Dioxin and BoHV-1 Infection
Istituto Zooprofilattico Sperimentale del Mezzogiorno, Italy
Submission: September 09, 2017; Published: October 13, 2017
*Corresponding author: Filomena Fiorito, Istituto Zooprofilattico Sperimentale del Mezzogiorno, Via Salute, 2, 80055 Portici (Naples), Italy, Tel: +390817865167 ; Email: email@example.com
How to cite this article: Fiorito F. Dioxin and BoHV-1 Infection. Dairy and Vet Sci J. 2017; 4(2): 555631. DOI: 10.19080/JDVS.2017.04.555631
2,3,7,8-Tetrachlorodibenzo-p-dioxin (TCDD), commonly known as dioxin, is a widespread, persistent, and toxic environmental pollutant, which can suppress immune response thereby leading to an increased susceptibility to infectious agents, including Bovine herpesvirus-1 (BoHV-1). BoHV-1 is an important cattle pathogen that can cause infectious bovine rhinotracheitis (IBR), infectious pustular vulvovaginitis (IPV), conjunctivitis and abortions. Following infection in bovine cells (MDBK), TCDD significantly enhances BoHV-1 replication, through an anticipation of BoHV-1-induced apoptosis, by interfering with iron homeostasis and stimulating the expression of bICP0, the major regulatory protein of BoHV-1. As consequence, TCDD may be an additional threat for BoHV-1 infection in animals.
Dioxin is a persistent environmental contaminant which may induce toxicity, both in humans and in animals, like chloracne, hepatotoxicity, reproductive toxicity, carcinogenesis and thymic atrophy. Moreover, it has the potential to provoke immune suppression and increased susceptibility to several viruses both in vivo and in vitro [1,2]. It has been observed that TCDD enhances mortality in mice infected with herpes simplex II virus, human Coxsackie virus B3 or with different subtypes of influenza A viruses. TCDD also increases virus replication in cells infected with human immunodeficiency virus-1, cytomegalovirus or BoHV-1 [1,2]. BoHV-1, a member of the alpha-herpesvirinae subfamily, is an important pathogen that, in cattle, can cause infectious bovine rhinotracheitis, genital disorders, conjunctivitis, abortions and shipping fever. BoHV-1 initiates the disorder through immune suppression which could render the animals more susceptible to secondary bacterial infections, leading occasionally to death .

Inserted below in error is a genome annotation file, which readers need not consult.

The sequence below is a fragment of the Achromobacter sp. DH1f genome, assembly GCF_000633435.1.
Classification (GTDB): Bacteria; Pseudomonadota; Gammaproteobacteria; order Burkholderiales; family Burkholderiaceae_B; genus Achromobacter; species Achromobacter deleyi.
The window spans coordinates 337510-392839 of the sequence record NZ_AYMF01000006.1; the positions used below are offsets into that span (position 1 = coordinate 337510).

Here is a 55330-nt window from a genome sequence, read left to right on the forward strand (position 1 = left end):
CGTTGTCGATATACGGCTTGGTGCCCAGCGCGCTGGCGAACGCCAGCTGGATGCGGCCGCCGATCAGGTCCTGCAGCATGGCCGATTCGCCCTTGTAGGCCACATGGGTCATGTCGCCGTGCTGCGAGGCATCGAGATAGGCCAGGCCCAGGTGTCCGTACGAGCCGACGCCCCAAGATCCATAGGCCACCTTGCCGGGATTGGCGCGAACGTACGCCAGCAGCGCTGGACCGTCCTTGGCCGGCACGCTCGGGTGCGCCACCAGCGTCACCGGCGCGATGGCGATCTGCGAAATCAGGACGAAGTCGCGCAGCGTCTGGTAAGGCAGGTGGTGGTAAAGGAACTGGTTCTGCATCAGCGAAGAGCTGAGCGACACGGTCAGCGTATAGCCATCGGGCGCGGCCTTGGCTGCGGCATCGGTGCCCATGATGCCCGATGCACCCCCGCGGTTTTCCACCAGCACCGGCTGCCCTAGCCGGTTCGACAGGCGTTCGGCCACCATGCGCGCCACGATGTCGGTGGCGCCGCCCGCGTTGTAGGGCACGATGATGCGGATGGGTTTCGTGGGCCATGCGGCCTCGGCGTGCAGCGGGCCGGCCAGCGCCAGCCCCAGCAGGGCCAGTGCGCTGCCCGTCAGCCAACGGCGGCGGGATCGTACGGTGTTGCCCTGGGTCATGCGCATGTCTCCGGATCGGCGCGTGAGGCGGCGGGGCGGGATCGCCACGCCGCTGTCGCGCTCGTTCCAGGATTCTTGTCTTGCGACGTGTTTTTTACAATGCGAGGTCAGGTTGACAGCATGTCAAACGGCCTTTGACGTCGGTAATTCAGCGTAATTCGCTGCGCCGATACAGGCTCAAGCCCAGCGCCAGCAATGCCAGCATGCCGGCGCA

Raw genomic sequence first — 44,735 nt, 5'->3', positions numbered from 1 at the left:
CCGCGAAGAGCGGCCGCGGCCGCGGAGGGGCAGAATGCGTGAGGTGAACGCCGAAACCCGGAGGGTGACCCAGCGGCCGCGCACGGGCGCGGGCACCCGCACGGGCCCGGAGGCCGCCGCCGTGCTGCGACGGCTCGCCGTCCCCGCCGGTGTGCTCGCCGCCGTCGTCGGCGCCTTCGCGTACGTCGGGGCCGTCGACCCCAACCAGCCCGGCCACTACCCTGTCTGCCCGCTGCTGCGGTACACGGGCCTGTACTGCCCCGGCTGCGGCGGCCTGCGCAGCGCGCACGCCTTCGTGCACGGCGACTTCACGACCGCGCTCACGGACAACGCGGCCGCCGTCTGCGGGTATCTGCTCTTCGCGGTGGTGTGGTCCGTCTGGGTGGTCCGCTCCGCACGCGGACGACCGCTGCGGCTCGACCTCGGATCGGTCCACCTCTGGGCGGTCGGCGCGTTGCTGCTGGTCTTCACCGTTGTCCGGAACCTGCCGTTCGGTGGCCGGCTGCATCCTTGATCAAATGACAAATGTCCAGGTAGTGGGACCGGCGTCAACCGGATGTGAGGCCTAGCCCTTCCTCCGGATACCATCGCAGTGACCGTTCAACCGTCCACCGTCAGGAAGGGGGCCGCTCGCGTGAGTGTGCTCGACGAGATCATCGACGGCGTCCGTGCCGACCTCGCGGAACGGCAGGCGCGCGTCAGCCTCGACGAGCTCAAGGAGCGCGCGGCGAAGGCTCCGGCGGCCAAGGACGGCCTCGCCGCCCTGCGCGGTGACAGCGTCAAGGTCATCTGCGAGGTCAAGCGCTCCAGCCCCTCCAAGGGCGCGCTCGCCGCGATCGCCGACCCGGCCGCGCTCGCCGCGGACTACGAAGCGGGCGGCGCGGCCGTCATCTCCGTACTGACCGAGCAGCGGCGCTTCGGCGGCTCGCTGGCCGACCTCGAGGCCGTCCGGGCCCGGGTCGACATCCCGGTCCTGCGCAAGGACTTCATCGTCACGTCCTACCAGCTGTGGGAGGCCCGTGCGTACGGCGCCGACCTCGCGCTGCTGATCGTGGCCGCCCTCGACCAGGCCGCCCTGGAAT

Following infection in permissive cells (MDBK) BoHV-1 induces apoptosis, which occurs during the late stages of infection [4,5]. While TCDD is able to stimulate BoHV-1-induced apoptosis by stimulating the activation of caspases and modulation of Bcl-2 family members . Interestingly, TCDD drastically decreases telomerase activity when virus-induced apoptosis takes place . The presence of dioxin also up-regulates the levels of infected cell protein 0 encoded by BoHV-1 (bICP0) , the main transcriptional regulatory protein of BoHV-1.
BoHV-1, like DNA viruses, requires an iron-replete host to efficiently replicate, so that iron bioavailability is an important component of viral virulence . Analysis of the effects of TCDD on iron metabolism during BoHV-1 infection indicates a modulation of the levels of iron regulatory proteins, transfer in receptor 1 and ferritin. Those changes induce an expansion of the free iron pool, which may promote the onset of BoHV-1 infection and render bovine cells more vulnerable to the virus .
Overall, the involvement of multiple pathways may contribute to induce an increase of virus replication during TCDD exposure . Intriguingly, a recent survey in cattle indicated a significant prevalence of IBR on sera collected from farms in dioxin contaminated areas, compared to samples collected in uncontaminated areas . Hence, TCDD may act as an additional risk factor in promoting of viral disease and economic losses in the cattle industry.
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